Excerpt from Satan Exposed: Defeating The Power of Darkness

Author: Larry Richards of Satan Exposed: Defeating The Power of Darkness (2015)
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Chapter 7: The Gift of The Law: Relationship with God in Law:

The first question of the freed slaves needed to answer was, What kind of a person is this God, who has called us into relationship? The enduring answer to that question was revealed to them in the Ten Commandments. Here we see a powerful reflection of God’s nature and character.

The first Four Commandments told Israel that God is unique. There is no other God, and He alone is to be worshipped. The next Six Commandments unveiled for them the moral character of God and His values. God has, and He values, respect for individuals, for their rights and property.

God has, and He values, loyalty and commitment in relationships. God guards, and He values, the lives and even the reputations of each individual. While God in His essential nature is far beyond our capacity to understand, He is also a person like us. And we learn about the kind of person He is through the Ten Commandments He gave to Israel.

The second question Israel needed to answer was, How do we live in intimate relationship with this person who has delivered us and has revealed Himself to us? The answer was that they were to be as much like Him as possible, again adopting and living by His values as expressed in the Ten Commandments.

After giving His people the Ten Commandments, God gave detailed instructions for a special way of life to Moses, who, in turn, taught the Israelites God’s rules and ordinances. Moses’ teachings, which were developed in the books of Exodus, Leviticus, Numbers, and Deuteronomy, laid down a blueprint that God’s Old Testament people were to follow in order to live in close relationship with God.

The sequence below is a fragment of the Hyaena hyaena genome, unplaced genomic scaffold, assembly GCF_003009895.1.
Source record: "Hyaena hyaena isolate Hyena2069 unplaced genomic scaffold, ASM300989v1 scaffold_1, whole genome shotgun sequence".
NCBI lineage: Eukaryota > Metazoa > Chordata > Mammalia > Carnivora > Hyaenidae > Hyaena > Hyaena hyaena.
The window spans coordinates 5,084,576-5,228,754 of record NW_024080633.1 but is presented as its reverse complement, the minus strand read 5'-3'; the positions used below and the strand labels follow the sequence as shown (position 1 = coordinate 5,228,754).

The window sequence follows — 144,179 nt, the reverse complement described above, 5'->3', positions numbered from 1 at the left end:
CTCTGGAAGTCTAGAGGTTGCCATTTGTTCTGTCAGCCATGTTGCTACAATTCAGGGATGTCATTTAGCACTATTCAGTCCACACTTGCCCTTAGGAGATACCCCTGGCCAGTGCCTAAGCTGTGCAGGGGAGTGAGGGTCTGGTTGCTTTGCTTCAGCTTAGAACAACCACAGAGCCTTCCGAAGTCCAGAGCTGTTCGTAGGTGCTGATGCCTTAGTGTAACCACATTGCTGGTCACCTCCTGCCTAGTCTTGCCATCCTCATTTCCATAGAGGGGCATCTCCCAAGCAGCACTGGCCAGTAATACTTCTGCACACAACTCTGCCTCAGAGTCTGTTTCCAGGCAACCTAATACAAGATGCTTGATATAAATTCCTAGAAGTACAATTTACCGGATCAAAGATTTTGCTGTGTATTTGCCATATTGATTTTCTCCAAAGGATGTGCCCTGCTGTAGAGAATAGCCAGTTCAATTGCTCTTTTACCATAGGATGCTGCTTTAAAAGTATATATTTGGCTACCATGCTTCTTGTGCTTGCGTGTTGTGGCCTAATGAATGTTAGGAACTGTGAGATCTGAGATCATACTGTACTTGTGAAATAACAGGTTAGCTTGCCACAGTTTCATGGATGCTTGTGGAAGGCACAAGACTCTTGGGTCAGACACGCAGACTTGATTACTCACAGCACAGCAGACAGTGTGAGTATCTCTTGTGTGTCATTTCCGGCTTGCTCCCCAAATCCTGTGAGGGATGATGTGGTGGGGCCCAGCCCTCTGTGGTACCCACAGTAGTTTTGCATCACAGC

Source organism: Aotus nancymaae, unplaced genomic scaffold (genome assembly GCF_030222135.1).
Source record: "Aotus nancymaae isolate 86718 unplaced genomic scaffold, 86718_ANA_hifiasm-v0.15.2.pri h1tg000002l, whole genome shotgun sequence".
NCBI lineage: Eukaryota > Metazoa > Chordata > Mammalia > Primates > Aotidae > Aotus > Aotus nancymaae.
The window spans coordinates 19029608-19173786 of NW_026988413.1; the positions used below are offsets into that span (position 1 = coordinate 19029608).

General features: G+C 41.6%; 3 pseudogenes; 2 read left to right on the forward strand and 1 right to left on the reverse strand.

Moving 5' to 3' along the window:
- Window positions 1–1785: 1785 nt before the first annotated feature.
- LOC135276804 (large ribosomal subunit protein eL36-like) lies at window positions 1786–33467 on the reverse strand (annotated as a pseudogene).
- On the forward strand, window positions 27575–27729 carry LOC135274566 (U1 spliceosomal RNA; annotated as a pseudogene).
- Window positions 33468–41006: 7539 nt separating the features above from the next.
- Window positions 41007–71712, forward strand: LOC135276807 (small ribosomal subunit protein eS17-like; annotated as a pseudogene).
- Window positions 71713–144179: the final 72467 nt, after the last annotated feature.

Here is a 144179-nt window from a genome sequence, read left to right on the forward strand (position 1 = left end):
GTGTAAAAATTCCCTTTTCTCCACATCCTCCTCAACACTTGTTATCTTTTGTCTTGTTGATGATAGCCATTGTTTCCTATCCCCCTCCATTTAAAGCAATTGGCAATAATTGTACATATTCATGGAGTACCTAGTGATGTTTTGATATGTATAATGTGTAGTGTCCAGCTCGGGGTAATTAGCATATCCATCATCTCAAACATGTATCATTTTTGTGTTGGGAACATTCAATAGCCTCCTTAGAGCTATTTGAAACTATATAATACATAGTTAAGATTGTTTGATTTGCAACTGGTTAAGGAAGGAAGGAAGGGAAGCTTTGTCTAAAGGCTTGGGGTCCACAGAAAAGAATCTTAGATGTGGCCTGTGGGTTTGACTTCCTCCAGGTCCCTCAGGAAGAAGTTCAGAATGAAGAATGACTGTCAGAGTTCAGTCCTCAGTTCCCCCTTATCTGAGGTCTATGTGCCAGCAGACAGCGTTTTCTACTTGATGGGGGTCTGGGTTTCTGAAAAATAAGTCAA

Perhaps the most striking and least understood aspect of Old Testament Law is that it laid out in detail the kind of society God yearned for His people to experience. In a society shaped by obedience to the Law, individuals would be secure and blessed. There would be no sexual abuse (see Leviticus 18).

The rights and property of all would be protected (See Exodus 22). The poor would find help and at the same time maintain self-respect (See Leviticus 19:10;23:22;25:35-37; Deuteronomy 15:7-11). Anyone who committed a crime against a fellow Israelite would make restitution and be restored to a right relationship with God and his fellow citizens (see Exodus 22). Children would grow to adulthood in a healthy society, free from the fears and tensions that mar the lives of those in every other society.

Satans’s Strategy Exposed:

Throughout sacred history, the Israelites had varying degrees of success in forming a society that embodied the lifestyle outlined in Moses’ Law. And just as the Israelites’ understanding of Law grew less relational and more pharisaical, so our own approach to Old Testament Law has become misguided.

We have missed its true intent. Satan has a field day misleading us in relation to God’s Law and thus, overcoming good with evil. The first tactic is to distort our concept of God. God gave the Law to reveal His moral character. Satan has convinced most of humankind that biblical Law casts God as a tyrant, eager to punish anyone who dares to violate one of His demands. One result of this is that many fear God and are driven away from Him.